Submit a shed plan. This is typically the drawing of the shed from the shed builder. If you use an online virtual shed design, this will typically include all the needed information, such as dimensions, materials, colors etc.
You will also need a detailed drawing of how the shed will be anchored into the ground. Honestly, this was the trickiest part for me. Some shed builders will do this, some will not. In theory, one can do this oneself with a kit from Lowes or Home Depot but even though I am relatively good at DIY, I am outsourcing this because it’s a bit involved. Anchoring is required even though, based on my research and walking around town peering at shed bases, it doesn’t seem common in practice. I saw lots of sheds just sitting on concrete blocks or risers. But GHI will not approve your permit without the anchoring plan. Even if you have a gravel pad, you still need to anchor the shed. Believe me, I have asked. GHI has a few approved ways to do this anchoring and they can send the options.
On the permit application, there’s a section where you need to select if you are using a contractor or if this is a self-build. Contractors need to provide the MHIC number (Maryland Home Improvement Contractor license number which you can search for here). On the GHI permit, you should select “Member (if not contractor)” because even though you are working with a shed builder, they are not considered contractors for these purposes, which was surprising for me. None of the shed builders I contacted had an MHIC number and said it was not required for their work. So this work is considered a self-build. But of course, make your own determination about this.
Once I submitted the permit, GHI came and took photographs of my yard and where the shed will be placed for my application packet. This is fine, of course, but I hadn’t expected to see someone taking photos of my yard.
Step 3: Installing the shed
Because I have a slope in the yard, I wound up getting a gravel pad base installed by https://www.siteprep.com/. This was arranged by my shed contractor (Stoltzfus Structure) and installed about 2 weeks before the shed itself – this timing just depends on availability.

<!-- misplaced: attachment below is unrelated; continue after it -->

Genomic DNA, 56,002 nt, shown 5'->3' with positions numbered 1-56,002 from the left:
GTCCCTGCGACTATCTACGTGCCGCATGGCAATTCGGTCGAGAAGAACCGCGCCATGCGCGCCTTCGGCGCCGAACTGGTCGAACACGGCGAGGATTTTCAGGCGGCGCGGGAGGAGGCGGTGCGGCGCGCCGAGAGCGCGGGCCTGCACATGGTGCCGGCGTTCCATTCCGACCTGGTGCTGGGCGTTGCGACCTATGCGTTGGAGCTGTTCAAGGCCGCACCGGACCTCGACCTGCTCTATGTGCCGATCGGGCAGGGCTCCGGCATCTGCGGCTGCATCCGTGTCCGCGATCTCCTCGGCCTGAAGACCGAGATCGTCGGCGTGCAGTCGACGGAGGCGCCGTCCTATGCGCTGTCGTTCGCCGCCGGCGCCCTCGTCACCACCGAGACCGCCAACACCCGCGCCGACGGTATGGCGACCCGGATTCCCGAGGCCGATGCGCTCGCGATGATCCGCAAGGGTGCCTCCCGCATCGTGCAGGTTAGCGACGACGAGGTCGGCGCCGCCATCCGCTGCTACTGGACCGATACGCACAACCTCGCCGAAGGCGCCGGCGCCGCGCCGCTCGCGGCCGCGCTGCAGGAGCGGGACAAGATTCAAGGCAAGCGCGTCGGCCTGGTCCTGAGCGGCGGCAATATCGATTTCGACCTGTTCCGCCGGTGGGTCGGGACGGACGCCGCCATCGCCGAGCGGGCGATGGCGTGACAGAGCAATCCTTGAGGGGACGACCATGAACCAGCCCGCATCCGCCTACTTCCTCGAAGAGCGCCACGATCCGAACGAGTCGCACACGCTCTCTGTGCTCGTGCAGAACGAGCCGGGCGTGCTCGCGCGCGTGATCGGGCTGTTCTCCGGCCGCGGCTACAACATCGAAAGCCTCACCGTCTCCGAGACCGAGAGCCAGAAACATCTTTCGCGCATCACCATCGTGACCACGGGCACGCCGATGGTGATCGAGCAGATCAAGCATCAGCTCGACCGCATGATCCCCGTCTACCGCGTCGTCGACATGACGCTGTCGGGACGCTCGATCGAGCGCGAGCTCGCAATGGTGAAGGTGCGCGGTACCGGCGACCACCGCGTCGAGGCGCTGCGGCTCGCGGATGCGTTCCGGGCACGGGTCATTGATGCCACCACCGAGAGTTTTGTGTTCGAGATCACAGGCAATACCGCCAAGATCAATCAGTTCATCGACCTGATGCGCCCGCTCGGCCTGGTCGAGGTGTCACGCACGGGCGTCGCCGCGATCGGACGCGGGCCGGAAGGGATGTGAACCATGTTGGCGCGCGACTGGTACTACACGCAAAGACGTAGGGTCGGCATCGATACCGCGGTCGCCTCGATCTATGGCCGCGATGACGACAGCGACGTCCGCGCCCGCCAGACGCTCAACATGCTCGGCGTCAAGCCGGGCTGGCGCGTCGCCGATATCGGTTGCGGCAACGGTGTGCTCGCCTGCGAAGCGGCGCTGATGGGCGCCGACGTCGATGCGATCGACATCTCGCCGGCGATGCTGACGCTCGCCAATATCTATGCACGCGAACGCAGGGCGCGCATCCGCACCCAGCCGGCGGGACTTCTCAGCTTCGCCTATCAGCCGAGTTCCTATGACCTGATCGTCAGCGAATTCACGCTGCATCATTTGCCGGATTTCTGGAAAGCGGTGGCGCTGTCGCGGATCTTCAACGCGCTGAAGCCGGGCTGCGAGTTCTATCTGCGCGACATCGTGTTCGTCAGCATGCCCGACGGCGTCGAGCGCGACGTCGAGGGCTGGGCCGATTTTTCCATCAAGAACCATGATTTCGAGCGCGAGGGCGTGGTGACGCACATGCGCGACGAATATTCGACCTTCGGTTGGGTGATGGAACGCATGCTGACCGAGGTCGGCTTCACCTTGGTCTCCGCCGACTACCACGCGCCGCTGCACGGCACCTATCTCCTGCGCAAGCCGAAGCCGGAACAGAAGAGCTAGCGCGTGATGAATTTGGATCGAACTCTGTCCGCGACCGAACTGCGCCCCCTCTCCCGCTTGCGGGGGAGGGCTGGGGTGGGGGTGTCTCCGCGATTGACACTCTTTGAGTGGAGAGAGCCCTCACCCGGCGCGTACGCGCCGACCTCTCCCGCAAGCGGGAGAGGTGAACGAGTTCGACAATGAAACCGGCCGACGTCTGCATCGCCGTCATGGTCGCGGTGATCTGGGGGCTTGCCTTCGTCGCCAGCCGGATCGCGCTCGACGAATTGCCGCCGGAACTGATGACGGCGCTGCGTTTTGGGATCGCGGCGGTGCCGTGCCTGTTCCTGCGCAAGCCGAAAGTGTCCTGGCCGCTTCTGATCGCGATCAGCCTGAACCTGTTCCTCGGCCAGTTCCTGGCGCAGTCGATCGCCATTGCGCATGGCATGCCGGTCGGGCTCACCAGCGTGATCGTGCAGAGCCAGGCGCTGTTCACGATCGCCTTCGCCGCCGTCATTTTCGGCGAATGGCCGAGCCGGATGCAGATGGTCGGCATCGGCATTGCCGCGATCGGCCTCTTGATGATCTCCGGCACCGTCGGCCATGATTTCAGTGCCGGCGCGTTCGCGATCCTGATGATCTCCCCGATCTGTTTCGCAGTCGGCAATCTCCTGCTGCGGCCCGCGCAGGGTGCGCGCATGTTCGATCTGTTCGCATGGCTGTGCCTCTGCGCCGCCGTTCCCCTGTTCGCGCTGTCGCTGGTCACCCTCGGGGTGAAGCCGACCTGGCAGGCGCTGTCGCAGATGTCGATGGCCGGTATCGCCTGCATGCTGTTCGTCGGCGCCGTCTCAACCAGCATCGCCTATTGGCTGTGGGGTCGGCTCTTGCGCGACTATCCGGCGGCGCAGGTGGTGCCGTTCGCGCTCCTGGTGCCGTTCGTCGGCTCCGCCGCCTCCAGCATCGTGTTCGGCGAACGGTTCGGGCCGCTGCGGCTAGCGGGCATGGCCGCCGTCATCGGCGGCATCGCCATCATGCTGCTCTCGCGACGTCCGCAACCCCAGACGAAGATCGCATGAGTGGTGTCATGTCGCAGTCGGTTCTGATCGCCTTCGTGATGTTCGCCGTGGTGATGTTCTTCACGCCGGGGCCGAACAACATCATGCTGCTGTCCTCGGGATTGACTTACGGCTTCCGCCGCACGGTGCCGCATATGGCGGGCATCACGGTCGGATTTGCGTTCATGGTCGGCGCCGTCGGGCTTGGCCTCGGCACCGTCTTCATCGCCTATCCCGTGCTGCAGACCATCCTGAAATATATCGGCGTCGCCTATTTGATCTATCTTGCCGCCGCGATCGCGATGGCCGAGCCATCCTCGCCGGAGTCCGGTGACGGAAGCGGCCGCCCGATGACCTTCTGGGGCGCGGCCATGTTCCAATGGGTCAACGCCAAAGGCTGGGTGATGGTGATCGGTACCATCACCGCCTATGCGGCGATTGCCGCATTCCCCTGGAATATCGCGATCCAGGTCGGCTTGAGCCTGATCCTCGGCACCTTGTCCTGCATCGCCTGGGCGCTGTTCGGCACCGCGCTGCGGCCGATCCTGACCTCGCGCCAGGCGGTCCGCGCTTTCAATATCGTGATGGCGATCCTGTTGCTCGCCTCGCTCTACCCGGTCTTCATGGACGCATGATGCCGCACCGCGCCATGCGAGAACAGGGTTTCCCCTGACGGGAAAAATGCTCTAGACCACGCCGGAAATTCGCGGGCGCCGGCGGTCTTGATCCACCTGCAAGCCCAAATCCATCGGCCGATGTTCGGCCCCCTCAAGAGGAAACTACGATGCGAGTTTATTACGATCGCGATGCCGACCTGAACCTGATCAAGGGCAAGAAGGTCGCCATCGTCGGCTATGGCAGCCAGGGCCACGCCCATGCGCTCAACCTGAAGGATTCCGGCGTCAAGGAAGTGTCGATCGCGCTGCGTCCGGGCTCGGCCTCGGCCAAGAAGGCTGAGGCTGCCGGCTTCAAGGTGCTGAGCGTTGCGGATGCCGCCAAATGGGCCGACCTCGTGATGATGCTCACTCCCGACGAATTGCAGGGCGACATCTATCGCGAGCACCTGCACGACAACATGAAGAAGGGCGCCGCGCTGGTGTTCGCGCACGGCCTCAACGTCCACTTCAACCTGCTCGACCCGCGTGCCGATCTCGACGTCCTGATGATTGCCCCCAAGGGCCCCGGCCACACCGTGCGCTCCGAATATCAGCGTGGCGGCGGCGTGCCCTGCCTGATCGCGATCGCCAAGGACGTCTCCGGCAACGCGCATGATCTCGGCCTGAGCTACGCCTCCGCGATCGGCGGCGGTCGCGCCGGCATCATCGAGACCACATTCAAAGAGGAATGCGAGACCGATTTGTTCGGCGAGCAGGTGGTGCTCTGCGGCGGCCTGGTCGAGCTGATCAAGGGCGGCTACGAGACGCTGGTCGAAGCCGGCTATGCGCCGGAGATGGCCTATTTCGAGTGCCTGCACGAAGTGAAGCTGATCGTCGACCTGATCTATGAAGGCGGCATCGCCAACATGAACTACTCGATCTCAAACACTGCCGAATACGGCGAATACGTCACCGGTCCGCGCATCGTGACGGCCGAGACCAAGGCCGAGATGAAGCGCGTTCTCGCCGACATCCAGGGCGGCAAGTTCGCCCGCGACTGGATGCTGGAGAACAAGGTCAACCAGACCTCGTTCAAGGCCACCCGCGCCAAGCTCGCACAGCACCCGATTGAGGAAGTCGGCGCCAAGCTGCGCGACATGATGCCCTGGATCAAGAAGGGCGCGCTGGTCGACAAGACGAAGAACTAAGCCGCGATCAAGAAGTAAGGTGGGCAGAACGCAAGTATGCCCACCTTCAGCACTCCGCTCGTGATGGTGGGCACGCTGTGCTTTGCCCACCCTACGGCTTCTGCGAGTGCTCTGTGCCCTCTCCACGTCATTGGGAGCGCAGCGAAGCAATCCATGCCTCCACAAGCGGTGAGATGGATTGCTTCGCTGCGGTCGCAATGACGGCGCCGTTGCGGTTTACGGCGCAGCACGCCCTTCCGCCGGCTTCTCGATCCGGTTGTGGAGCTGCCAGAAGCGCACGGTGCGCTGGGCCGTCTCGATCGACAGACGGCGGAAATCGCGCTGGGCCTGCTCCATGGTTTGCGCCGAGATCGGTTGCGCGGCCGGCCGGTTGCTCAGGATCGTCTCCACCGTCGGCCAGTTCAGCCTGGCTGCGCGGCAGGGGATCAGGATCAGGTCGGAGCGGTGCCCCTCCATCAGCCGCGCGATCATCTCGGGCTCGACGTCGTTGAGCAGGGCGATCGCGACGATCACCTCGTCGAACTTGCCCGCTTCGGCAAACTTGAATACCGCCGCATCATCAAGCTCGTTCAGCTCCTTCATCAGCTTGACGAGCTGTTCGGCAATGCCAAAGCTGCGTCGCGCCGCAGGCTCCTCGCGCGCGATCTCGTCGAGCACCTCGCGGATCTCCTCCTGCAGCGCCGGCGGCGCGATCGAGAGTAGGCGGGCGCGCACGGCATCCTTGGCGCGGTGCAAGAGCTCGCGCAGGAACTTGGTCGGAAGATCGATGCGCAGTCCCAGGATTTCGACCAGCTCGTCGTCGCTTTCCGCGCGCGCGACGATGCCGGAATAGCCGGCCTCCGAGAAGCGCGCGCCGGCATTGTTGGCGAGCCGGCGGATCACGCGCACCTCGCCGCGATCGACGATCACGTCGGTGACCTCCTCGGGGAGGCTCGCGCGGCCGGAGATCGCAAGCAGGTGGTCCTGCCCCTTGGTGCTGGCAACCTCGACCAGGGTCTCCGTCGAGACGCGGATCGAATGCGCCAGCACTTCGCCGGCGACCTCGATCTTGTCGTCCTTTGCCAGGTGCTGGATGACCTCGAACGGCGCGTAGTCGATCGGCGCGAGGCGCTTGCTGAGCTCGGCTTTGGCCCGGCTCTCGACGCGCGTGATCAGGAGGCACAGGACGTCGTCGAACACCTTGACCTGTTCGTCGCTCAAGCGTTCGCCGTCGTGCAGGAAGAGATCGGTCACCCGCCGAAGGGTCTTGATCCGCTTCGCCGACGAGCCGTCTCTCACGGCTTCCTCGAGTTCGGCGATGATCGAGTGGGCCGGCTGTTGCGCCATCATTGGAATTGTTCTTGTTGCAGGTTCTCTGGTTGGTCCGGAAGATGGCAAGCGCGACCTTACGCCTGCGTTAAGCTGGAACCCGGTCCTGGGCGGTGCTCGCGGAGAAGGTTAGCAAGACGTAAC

Hint: measure the width of your access gates (if you have them) and communicate this to the site pad/shed folks. It turned out that I needed to temporarily take down part of my fence to enable the gravel compactor to get into my yard (I have a bit of a challenging access situation) but it’s not too difficult to put that back up.
I don’t have an exterior power outlet for power tools but that was no issue – they used either battery operated tools or ran a long extension cord from their truck. The installers brought everything they needed with them.
Parking was a bit of an issue. For the site prep, kind neighbors made room so the installers could park close to the path on the street. For the shed install, the installers parked a bit away on the street but were able to transport the equipment. In both cases, the installers took it in stride.
Step 4: Inspection
Final step is to contact GHI after the installation is complete for the permit inspection. My installation timeline stretched a bit but I just kept GHI in the loop and it was fine.
Step 5: Completion
And it’s done! Honestly, the whole thing was more challenging than I expected but now I have a shed! And soon I’ll have more space inside my unit after I move a bunch of stuff to the shed.